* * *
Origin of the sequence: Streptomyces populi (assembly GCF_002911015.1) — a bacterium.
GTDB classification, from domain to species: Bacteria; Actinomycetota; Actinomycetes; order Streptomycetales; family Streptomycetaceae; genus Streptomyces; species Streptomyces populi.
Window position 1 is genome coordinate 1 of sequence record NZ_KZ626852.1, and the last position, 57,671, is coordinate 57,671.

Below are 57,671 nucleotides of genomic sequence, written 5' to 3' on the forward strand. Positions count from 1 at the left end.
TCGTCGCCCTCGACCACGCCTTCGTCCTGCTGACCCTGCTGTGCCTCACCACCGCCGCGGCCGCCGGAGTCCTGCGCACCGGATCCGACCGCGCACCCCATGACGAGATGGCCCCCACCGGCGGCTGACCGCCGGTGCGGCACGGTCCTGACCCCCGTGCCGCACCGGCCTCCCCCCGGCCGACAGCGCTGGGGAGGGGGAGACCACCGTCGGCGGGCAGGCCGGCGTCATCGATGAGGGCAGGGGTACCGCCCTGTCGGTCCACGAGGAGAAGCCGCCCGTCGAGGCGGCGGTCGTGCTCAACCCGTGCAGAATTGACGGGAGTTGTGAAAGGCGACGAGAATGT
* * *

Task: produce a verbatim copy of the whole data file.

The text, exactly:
Origin of the sequence: Streptomyces populi (assembly GCF_002911015.1) — a bacterium.
GTDB classification, from domain to species: Bacteria; Actinomycetota; Actinomycetes; order Streptomycetales; family Streptomycetaceae; genus Streptomyces; species Streptomyces populi.
Window position 1 is genome coordinate 1 of sequence record NZ_KZ626852.1, and the last position, 57,671, is coordinate 57,671.

Below are 57,671 nucleotides of genomic sequence, written 5' to 3' on the forward strand. Positions count from 1 at the left end.
TCGTCGCCCTCGACCACGCCTTCGTCCTGCTGACCCTGCTGTGCCTCACCACCGCCGCGGCCGCCGGAGTCCTGCGCACCGGATCCGACCGCGCACCCCATGACGAGATGGCCCCCACCGGCGGCTGACCGCCGGTGCGGCACGGTCCTGACCCCCGTGCCGCACCGGCCTCCCCCCGGCCGACAGCGCTGGGGAGGGGGAGACCACCGTCGGCGGGCAGGCCGGCGTCATCGATGAGGGCAGGGGTACCGCCCTGTCGGTCCACGAGGAGAAGCCGCCCGTCGAGGCGGCGGTCGTGCTCAACCCGTGCAGAATTGACGGGAGTTGTGAAAGGCGACGAGAATGT